Kill. That’s a strong word.

I found out later that once upon a time, he had written fiction himself, but when his academic career took off, he’d stopped. Toward the end of his career, when he was emeritus and all that good stuff, and he no longer needed to publish academic prose, he started poking away at fiction again. I’m glad. I suspect it nourished his soul. But judging from the comment he made to me, I think he felt he’d gotten to the fiction way too late.

This advice, from someone I respected so greatly, really stopped me in my tracks.

[…] He was also talking about something deeper than time; he was talking about the way in which academic writing–with its jargon and footnotes and roundedness in rationality–was antithetical to the kind of imagination good fiction requires. He was saying that the factual way I’d have to think to be an academic would stifle and eventually kill my imagination.

“Kill” is, indeed, a strong word. Can it also be the right one in this context?

It’s a word that sets off alarm bells, placing me in an imaginary heavily fortified panic room filled with blaring alarms and flashing red lights.

It seems like “kill” is a key word for me, as I try to make meaning of my struggles with the writing process at the moment. It must have had a similar effect on Maher, as her professor’s advice changed the course of her career. She later notes that her professor’s words weren’t completely true, but they were true for her.

I agree; one can be a professor/academician and a novelist. Brilliant scholars who can juggle both academic writing and creative writing under pressure exist. Isaac Asimov, Viet Thanh Nguyen, the wonderful Gloria Anzaldua, and Ruth Behar exemplify the ways in which creativity can be used to enhance/improve academic writing, and vice versa. However, I’ve always had to choose one over the other.

Now, I decided to write this post to not draw a conclusion about whether academic writing may have killed my creativity or not, but to explore what is going on with my writing. So, there is no conclusion here. The dichotomy between academic writing and creative writing aside, what I’m realizing is that as a new scholar, I may not have been comfortable with all the limitations placed on my writing. To create a new literary concept, I did use my imagination in my academic work, but within acceptable limits. And especially as a new scholar, it may be difficult to negotiate such boundaries. I’m also realizing that I’m certainly ready to transgress those limitations in my writing but need to accept that it may take some time for me to transition from scholarly writing to creative writing.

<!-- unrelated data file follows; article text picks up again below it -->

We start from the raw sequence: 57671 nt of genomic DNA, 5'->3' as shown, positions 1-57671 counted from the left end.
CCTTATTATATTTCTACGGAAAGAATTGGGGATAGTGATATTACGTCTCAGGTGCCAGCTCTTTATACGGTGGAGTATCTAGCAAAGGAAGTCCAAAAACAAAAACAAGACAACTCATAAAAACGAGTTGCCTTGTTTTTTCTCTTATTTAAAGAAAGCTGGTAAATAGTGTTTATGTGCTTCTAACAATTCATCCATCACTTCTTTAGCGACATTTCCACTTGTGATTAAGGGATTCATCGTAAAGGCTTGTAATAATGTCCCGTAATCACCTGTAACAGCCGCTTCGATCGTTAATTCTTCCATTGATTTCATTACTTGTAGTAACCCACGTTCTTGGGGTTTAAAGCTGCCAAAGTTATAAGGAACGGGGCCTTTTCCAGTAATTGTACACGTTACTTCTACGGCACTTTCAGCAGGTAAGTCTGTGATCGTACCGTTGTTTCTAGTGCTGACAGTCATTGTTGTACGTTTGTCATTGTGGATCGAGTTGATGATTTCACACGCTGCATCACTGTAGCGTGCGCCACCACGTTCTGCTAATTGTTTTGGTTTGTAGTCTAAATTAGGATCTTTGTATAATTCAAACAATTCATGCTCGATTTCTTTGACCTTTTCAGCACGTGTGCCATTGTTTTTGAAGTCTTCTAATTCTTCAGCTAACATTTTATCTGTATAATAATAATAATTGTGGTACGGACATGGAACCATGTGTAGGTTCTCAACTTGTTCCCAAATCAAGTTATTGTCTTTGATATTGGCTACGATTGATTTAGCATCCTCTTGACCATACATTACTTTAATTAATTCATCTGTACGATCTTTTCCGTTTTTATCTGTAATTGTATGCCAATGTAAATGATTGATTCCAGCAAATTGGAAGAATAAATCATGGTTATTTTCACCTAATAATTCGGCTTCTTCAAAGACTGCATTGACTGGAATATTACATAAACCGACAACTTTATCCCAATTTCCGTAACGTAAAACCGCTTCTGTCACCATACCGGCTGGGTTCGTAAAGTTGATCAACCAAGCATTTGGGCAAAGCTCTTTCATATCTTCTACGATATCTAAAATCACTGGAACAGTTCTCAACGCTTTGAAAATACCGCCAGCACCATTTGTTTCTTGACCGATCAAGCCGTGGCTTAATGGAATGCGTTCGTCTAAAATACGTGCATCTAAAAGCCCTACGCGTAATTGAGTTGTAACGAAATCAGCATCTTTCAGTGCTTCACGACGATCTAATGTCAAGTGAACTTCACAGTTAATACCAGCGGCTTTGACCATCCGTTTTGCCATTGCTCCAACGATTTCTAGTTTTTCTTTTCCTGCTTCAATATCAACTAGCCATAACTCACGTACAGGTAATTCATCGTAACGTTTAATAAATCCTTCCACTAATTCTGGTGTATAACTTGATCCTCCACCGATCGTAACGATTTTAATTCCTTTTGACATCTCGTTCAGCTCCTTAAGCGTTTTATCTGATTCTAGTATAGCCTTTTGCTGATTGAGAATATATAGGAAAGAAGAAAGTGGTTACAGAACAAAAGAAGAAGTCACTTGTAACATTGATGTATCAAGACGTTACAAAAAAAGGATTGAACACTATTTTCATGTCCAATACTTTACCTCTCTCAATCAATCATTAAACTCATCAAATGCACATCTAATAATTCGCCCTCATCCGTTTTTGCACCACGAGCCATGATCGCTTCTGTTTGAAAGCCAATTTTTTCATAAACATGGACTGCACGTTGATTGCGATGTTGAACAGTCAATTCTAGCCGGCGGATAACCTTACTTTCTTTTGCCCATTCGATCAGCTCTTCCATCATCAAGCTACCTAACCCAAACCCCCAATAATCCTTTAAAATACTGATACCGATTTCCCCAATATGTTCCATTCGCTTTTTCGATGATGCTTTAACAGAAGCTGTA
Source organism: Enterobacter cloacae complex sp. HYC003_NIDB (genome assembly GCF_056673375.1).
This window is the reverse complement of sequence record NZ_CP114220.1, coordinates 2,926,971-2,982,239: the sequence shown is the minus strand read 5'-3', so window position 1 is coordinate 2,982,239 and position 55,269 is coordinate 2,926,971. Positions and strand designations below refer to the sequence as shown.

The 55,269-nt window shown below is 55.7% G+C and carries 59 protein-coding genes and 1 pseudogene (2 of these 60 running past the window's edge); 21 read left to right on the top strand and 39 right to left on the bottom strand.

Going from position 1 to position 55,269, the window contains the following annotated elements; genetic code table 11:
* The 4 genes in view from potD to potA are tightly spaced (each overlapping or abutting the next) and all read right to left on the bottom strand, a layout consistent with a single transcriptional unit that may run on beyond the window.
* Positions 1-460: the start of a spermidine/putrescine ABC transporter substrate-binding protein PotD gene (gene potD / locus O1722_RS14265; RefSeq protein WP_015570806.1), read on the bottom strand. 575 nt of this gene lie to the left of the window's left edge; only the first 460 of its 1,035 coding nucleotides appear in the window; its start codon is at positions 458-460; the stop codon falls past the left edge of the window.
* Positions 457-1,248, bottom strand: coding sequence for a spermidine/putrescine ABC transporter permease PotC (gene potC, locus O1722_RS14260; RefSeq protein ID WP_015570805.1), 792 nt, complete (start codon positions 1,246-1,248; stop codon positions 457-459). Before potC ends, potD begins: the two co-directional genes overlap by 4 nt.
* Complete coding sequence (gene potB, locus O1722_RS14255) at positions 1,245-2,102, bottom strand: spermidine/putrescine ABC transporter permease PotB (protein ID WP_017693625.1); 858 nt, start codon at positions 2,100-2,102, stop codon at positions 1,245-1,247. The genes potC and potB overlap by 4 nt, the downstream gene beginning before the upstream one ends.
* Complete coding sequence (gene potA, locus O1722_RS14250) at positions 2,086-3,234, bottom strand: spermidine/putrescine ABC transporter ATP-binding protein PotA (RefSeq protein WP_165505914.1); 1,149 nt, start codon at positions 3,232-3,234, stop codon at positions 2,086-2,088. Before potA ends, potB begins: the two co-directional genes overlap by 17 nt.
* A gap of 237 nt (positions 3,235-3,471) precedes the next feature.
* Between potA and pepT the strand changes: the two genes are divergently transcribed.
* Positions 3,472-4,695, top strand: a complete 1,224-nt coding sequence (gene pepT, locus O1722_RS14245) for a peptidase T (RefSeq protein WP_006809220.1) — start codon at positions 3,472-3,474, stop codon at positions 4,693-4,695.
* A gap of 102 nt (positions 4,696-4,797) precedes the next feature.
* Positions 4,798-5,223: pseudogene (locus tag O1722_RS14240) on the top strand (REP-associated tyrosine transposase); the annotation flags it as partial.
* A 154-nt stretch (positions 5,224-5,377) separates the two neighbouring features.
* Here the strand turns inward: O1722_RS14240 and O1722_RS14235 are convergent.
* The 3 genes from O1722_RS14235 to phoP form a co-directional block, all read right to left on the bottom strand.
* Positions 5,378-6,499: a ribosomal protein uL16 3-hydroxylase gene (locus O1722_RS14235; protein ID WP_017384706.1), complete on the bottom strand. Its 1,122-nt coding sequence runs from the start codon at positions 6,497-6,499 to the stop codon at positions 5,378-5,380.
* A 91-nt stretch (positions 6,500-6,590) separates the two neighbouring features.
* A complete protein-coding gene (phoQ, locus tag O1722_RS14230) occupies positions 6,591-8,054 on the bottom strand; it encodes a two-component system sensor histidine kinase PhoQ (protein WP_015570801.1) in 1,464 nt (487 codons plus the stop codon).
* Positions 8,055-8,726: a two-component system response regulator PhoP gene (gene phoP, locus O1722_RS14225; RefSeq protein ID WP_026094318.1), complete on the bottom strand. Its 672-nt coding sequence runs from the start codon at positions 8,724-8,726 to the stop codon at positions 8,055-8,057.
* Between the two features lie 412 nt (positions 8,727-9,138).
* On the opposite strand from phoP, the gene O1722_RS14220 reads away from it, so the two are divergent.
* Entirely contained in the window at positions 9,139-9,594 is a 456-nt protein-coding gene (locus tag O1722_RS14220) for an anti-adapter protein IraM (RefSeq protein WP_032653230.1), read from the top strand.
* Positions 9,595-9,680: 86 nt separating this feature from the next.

More importantly-

I should maybe acknowledge that the transition is never complete for writers like me with a background in both academic writing and creative writing. Maybe, this is the vicious circle, the norm for me. As I wrap up, I will spare you the cheesy reference to my writer’s bump that I’ve had all these years, but I must end with this: if it wasn’t for the eight-year-old me, I wouldn’t be where I am today, both creatively and academically.

So, I will pat myself on the back for having drafted this post–

and write on


What do you think about juggling academic writing and creative writing? Do you think academic writing may kill creativity?

I’d love to hear your experience(s) and thoughts!

-Neriman

11 thoughts on “On Perfectionism and Creativity: Does Academic Writing Kill Creativity?

  1. An interesting post, Neriman! ✨